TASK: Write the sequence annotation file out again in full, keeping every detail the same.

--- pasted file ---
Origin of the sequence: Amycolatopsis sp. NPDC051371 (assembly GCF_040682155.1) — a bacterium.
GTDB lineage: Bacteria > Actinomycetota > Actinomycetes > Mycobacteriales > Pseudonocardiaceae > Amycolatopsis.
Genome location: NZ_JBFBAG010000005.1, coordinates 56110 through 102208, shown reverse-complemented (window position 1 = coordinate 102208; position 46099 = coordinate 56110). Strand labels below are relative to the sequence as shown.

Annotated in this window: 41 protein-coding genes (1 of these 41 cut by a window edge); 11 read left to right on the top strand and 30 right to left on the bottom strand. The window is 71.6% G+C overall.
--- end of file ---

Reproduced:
Origin of the sequence: Amycolatopsis sp. NPDC051371 (assembly GCF_040682155.1) — a bacterium.
GTDB lineage: Bacteria > Actinomycetota > Actinomycetes > Mycobacteriales > Pseudonocardiaceae > Amycolatopsis.
Genome location: NZ_JBFBAG010000005.1, coordinates 56110 through 102208, shown reverse-complemented (window position 1 = coordinate 102208; position 46099 = coordinate 56110). Strand labels below are relative to the sequence as shown.

Annotated in this window: 41 protein-coding genes (1 of these 41 cut by a window edge); 11 read left to right on the top strand and 30 right to left on the bottom strand. The window is 71.6% G+C overall.